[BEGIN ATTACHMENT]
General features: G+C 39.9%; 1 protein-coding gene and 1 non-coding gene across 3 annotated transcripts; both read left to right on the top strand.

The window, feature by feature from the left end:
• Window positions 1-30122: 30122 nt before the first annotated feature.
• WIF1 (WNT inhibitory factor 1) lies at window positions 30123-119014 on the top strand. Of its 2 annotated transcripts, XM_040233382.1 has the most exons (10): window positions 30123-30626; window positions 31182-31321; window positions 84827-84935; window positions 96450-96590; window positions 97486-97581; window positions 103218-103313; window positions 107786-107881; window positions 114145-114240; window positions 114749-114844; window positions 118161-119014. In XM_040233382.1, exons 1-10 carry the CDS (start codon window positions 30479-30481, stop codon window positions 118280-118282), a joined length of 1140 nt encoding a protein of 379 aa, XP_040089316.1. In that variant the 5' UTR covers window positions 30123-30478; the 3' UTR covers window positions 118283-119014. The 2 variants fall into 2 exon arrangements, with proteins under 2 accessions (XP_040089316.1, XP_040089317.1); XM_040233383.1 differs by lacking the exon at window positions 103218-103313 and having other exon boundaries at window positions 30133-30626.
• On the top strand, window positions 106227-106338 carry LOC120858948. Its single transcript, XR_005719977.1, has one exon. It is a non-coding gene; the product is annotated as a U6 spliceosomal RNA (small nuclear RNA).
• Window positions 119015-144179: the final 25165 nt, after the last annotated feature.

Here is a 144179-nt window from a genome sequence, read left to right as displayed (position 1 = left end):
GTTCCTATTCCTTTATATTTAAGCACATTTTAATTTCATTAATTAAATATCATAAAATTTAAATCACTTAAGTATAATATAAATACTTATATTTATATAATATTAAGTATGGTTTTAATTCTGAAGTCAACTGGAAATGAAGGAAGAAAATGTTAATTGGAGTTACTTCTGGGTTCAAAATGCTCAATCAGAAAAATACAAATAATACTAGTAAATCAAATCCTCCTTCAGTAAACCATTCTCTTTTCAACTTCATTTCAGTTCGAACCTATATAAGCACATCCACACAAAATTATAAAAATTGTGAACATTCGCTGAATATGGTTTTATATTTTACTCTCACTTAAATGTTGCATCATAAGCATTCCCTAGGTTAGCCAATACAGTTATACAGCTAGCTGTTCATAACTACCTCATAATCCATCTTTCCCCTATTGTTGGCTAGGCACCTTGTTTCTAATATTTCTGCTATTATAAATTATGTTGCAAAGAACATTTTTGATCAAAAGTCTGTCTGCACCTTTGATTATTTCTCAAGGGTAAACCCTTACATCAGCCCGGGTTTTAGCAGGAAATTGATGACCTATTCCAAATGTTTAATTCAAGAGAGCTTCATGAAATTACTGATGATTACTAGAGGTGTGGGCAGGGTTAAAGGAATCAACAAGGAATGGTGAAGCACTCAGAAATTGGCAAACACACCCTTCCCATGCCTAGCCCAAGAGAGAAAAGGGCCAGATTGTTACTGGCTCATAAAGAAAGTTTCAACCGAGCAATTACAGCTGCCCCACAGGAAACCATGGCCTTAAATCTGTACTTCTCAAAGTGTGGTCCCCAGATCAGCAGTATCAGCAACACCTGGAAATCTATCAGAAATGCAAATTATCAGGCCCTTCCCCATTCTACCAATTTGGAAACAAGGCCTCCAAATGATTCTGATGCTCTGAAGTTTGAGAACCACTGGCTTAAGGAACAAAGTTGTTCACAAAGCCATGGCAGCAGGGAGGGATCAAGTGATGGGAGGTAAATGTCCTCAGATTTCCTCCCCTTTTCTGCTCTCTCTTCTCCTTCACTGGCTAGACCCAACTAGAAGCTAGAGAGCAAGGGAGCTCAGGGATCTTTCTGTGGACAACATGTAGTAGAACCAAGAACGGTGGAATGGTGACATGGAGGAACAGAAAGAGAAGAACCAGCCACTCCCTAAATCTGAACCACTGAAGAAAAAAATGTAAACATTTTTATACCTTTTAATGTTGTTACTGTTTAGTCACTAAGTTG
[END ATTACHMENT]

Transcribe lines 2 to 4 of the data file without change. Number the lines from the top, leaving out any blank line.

The window, feature by feature from the left end:
• Window positions 1-30122: 30122 nt before the first annotated feature.
• WIF1 (WNT inhibitory factor 1) lies at window positions 30123-119014 on the top strand. Of its 2 annotated transcripts, XM_040233382.1 has the most exons (10): window positions 30123-30626; window positions 31182-31321; window positions 84827-84935; window positions 96450-96590; window positions 97486-97581; window positions 103218-103313; window positions 107786-107881; window positions 114145-114240; window positions 114749-114844; window positions 118161-119014. In XM_040233382.1, exons 1-10 carry the CDS (start codon window positions 30479-30481, stop codon window positions 118280-118282), a joined length of 1140 nt encoding a protein of 379 aa, XP_040089316.1. In that variant the 5' UTR covers window positions 30123-30478; the 3' UTR covers window positions 118283-119014. The 2 variants fall into 2 exon arrangements, with proteins under 2 accessions (XP_040089316.1, XP_040089317.1); XM_040233383.1 differs by lacking the exon at window positions 103218-103313 and having other exon boundaries at window positions 30133-30626.